Friday, September 5, 2008

Fair and Blanced

Here is a summary of the GOP convention's statements on education

John McCain-
Education is the civil rights issue of this century. Equal access to public education has been gained. But what is the value of access to a failing school? We need to shake up failed school bureaucracies with competition, empower parents with choice, remove barriers to qualified instructors, attract and reward good teachers, and help bad teachers find another line of work.

When a public school fails to meet its obligations to students, parents deserve a choice in the education of their children. And I intend to give it to them. Some may choose a better public school. Some may choose a private one. Many will choose a charter school. But they will have that choice and their children will have that opportunity.

Senator Obama wants our schools to answer to unions and entrenched bureaucracies. I want schools to answer to parents and students. And when I’m President, they will.

Cindy McCain
(I see) Mothers with no choice but to send their children to unsafe and underperforming schools.

Tom Ridge

Sarah Palin

I signed up for the PTA because I wanted to make my kids' public education better.

Rudy Guiliani
The party (GOP) that believes parents should choose where their children go to school.

Joe Lieberman

Fred Thompson

For the most part, the GOP wanted to stay away from anything substantive on education as possible, only coming in for standard boilerplate on choice to rouse the base, without offering any specifics on what that would be. Nothing from Sarah Palin, who will become education's new top enemy (I'm amused by her sneering at Obama's Harvard education, as though the hard work that Obama had to put in to be successful at one of the toughest academic institutions in the world is to be derided). I expect plenty of "teachers are whiners" comments out of her.

I actually was impressed McCain spent as much time as he did on education... it's more than he has spent than on the campaign trail all summer. Unfortunately, he continues to offer nothing new. His line about schools being accountable to parents and students when he is president is almost identical to Bush's, and McCain gives every indication he will follow in Bush's footsteps and be pre-occupied with foreign affairs to be troubled by educational matters.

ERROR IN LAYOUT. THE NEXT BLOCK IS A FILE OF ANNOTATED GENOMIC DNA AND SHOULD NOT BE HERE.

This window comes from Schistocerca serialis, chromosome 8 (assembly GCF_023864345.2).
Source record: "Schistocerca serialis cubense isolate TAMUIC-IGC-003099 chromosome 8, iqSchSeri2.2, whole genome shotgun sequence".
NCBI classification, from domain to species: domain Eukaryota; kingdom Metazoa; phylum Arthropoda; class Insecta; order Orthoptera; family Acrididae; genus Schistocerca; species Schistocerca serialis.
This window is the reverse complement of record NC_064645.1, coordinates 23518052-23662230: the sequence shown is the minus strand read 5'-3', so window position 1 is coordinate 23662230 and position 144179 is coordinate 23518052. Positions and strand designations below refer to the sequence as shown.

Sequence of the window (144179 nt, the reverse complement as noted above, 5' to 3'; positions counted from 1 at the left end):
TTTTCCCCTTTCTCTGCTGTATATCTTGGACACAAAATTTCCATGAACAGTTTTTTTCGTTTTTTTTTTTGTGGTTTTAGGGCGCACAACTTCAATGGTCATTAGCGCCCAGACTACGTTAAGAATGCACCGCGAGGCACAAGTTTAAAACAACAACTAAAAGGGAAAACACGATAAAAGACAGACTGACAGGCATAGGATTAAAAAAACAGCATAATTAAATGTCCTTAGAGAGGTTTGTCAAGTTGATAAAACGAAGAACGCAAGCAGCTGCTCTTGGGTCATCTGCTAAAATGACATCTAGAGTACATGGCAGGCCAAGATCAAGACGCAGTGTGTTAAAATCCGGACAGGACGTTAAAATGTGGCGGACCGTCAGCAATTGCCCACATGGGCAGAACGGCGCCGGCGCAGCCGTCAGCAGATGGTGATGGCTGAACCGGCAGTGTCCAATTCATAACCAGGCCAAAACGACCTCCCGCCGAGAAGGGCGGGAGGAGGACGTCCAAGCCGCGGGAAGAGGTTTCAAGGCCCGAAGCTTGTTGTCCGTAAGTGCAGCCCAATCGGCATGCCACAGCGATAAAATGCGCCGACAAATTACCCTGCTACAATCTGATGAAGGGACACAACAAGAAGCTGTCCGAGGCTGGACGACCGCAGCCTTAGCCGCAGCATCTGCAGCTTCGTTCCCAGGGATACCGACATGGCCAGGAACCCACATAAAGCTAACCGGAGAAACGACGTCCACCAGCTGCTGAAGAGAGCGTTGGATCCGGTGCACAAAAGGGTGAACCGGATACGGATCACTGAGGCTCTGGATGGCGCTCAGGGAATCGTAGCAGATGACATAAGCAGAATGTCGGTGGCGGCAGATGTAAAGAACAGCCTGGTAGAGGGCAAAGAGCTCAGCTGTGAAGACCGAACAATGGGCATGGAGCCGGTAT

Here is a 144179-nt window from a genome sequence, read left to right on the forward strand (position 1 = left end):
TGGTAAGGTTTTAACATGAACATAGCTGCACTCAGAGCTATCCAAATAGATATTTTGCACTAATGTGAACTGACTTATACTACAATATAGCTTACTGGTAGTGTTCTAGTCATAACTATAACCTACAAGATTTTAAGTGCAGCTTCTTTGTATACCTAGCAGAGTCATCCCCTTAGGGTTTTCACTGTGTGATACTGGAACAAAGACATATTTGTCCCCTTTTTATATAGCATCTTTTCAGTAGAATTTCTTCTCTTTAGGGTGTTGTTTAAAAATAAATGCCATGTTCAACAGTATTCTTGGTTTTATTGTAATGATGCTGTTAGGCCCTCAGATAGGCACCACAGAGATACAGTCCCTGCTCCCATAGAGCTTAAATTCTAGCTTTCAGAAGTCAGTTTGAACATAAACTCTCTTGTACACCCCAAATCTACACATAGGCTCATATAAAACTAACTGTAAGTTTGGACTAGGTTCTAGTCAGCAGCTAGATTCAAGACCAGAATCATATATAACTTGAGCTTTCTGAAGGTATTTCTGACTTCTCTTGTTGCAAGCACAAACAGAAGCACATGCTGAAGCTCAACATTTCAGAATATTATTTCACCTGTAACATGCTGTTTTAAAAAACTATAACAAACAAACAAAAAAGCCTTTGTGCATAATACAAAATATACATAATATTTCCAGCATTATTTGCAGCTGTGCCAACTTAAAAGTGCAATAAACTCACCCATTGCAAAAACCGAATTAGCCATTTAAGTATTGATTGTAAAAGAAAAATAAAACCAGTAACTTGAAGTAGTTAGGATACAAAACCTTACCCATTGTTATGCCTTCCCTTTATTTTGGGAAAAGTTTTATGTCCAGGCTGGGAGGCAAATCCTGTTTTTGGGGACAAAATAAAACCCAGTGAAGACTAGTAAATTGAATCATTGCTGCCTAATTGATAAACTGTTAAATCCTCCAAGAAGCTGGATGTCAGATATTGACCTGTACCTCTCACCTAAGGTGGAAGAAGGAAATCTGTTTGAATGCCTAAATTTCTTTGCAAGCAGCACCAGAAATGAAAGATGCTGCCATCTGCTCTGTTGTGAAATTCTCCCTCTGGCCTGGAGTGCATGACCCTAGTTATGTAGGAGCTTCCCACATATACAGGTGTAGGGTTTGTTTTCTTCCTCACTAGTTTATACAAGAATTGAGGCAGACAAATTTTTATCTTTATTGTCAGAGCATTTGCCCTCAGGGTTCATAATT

I'm wondering if there is any chance of a federally elected Republican congressman who is an educator. The party line on education shows it is created by non-professionals looking at the issue from the outside (much like the position on health care without the thoughts of doctors and nurses). Here is McCain's official statement on education, which I'd challenge him to articulate without an aide or a prepared script to help him. He mentions... "the school is charged with the responsibility of educating the child, and must have the resources and management authority to deliver on that responsibility." He then doesn't give any new money to schools despite frequently calling them "failures". The only money he is apportioning is for online/distance learning... so rather than improve the neighborhood school, let's have the students opt out and sit in front of the computer to gain that world-class education. Actually, since America is so bad with education, perhaps we can have our distance education teachers be in Norway and China and other industrial companies that are beating us!

Who do we blame if students don't succeed then? Can we put the Chinese distance learning schools on the watchlist?

Until education dominates discussion as much as economy and foreign affairs, I refuse to believe that they are being sincere when they say we are in crisis. And that's too bad, because we are in a crisis. And this is a winning issue for the party who is ready to learn the specifics of it.

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